Potawatomi Tribe Among Six Developers Bidding for Waukegan, Illinois Casino
Posted on: August 6, 2019, 01:53h.
Last updated on: August 6, 2019, 02:07h.
Waukegan’s search for a casino developer has produced six candidates, officials in the northwest Illinois town said Monday.
Of the six that submitted proposals by yesterday’s 3 p.m. deadline, two announced their applications publicly: the Forest County Potawatomi tribe of Wisconsin, which operates the Potawatomi Hotel & Casino in Milwaukee, and regional casino operator Warner Gaming. Warner has numerous properties in Nevada, New Mexico, Washington, and Iowa.
The Waukegan casino was authorized as part of a massive gambling expansion package, signed by Illinois Governor J.B. Pritzker in late May, which will turn the state into the gambling capital of the Midwest. The bill paved the way for a large scale casino in Chicago, as well as five others in the Chicago metropolitan area.
The Waukegan and Rockford gambling operations are the only two that will be built from the ground-up. The others are existing racetracks in Danville, Downstate Williamson County, and Cook County, which will be authorized to offer full-scale casino gaming.
The bill also legalized land-based and mobile sports betting, while increasing the number of video gambling machines, as well as the maximum bet on the machines.
Officials in Waukegan and Rockford are wasting no time moving the process along. Rockford, in particular, is eager to get its casino up and running before a project proposed by the Ho-Chunk Nation can be built in the City of Beloit, Wisconsin, just across the state line.
The Beloit project will also impact the Potawatomi, whose Milwaukee casino is currently the biggest gaming operation in the region and one of the biggest entertainment destinations in the Midwest, with six million annual visitors.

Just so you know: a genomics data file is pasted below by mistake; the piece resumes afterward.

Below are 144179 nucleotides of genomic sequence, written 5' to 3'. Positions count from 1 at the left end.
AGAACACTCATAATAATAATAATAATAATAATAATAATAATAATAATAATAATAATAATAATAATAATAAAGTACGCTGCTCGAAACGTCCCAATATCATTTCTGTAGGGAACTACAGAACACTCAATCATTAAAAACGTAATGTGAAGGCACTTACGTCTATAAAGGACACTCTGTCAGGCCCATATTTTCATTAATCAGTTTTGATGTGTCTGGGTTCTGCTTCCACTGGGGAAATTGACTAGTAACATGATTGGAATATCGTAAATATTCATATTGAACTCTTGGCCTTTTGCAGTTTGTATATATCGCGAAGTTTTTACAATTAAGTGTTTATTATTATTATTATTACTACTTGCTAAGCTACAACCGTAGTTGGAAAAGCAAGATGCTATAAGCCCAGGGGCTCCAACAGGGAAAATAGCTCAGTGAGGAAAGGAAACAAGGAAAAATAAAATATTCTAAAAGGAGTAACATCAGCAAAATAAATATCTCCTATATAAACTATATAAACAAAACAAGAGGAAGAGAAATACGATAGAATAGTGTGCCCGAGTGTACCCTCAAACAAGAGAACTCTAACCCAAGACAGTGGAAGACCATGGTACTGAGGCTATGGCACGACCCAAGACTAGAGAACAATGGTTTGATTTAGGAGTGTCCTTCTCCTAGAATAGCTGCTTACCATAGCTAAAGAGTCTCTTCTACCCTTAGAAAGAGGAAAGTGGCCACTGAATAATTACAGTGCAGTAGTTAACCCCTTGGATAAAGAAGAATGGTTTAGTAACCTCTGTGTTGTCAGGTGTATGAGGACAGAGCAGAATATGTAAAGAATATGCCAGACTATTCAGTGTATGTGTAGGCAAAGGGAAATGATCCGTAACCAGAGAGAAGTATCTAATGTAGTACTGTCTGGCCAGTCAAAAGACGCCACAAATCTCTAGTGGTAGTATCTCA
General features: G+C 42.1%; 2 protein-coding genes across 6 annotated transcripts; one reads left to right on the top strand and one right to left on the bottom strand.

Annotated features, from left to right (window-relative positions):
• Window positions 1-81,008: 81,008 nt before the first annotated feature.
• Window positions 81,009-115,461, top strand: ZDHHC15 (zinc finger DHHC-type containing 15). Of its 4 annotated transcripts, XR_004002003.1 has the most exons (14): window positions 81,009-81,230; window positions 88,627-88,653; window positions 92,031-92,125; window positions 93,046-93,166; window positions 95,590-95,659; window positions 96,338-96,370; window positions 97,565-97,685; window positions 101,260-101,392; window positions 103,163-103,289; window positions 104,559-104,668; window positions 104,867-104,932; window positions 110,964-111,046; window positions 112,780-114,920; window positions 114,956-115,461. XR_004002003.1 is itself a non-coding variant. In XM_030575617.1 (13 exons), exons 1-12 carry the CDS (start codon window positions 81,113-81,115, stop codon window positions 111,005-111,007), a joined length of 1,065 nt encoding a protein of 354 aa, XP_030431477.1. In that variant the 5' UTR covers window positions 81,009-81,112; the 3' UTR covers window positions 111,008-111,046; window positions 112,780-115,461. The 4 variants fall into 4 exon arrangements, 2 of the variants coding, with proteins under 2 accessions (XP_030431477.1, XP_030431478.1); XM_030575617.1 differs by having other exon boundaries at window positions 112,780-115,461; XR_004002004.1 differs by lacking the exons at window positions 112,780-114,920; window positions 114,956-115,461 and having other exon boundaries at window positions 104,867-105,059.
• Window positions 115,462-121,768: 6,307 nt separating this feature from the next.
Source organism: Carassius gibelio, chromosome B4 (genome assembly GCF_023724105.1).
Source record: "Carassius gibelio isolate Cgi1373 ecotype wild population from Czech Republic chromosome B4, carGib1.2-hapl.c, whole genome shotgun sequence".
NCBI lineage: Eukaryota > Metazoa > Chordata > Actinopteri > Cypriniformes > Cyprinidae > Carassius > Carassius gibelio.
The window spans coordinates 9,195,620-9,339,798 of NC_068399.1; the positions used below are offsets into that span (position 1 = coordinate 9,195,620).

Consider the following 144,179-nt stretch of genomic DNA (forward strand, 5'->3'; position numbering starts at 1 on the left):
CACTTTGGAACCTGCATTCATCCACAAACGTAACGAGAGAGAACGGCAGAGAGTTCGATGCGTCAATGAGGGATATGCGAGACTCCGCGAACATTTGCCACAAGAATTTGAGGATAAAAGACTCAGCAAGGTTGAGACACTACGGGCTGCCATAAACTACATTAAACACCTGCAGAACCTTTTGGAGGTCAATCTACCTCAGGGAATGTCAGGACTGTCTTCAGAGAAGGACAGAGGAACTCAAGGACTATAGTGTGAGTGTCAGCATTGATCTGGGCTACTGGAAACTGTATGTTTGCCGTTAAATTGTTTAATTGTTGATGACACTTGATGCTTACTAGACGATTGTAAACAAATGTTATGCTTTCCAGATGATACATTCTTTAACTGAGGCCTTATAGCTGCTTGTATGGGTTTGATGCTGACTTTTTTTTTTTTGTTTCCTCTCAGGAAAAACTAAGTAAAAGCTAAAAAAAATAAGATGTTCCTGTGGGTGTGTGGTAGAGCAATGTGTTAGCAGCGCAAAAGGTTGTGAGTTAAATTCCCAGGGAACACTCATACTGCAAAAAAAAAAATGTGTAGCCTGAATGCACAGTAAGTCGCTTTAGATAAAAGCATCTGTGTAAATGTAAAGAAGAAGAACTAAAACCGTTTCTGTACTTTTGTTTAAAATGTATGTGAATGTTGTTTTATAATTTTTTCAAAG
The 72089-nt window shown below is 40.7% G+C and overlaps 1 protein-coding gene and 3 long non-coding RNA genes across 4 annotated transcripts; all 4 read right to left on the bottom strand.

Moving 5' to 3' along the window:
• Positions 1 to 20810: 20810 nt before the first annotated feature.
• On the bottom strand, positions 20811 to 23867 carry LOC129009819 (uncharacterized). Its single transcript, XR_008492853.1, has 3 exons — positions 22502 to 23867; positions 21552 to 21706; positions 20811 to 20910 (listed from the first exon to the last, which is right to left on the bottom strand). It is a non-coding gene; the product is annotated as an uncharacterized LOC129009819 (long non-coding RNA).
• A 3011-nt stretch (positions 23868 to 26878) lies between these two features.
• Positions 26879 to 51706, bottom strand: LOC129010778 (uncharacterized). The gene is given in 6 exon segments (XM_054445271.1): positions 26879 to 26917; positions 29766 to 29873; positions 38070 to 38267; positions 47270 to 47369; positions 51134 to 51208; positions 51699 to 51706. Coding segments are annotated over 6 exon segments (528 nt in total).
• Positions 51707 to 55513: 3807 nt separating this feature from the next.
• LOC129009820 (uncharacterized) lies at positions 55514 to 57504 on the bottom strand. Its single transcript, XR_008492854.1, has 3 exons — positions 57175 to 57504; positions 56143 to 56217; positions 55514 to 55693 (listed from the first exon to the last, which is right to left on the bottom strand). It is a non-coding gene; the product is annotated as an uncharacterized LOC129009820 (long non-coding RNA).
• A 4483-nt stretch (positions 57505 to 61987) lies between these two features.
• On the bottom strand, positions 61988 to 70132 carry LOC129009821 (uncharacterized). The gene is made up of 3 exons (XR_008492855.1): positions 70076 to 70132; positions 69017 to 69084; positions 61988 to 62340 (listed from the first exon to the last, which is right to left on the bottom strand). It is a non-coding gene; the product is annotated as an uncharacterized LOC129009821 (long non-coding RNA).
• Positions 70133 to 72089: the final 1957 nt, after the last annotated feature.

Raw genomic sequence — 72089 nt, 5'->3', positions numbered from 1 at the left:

The Ho-Chunk have proposed a $450 million resort that will challenge the dominance of the Milwaukee venue, and the Potawatomi’s interest in establishing operations further south in Waukegan is likely a defensive maneuver.
In a news release Monday, the CEO and General Manager of the Potawatomi Hotel & Casino, Rodney Ferguson, touted the tribe’s decades-long experience in the region’s gaming market, which he said made it a “natural fit” for the Waukegan venue.
He also highlighted the city’s shared history with the Potawatomi people, noting that the name “Waukegan” came from the Potawatomi word for “trading post.”
Warner Partners with Ex-Lawmaker
Warner Gaming, meanwhile, has teamed up with former Democratic State Senator Michael Bond on its proposal. The Chicago Tribune notes that Bond was “at the center of an unprecedented level of spending during the Waukegan aldermanic races this spring.”
Bond has been criticized for voting to legalize video gambling in Illinois in 2009 and subsequently forming a company that now owns more than 900 slot and video poker machines in the state, with a large concentration in his former legislative district.
He told the CT he expected Waukegan’s selection process to be “fair, open, and transparent.”
City officials will now begin vetting all six candidates and are expected to finalize a shortlist within the next three weeks. This will be followed by another round of interviews and a public hearing scheduled for late September.
Two finalists will be selected by October 25, and the matter will be forwarded to the Illinois Gaming Board for the ultimate decision.
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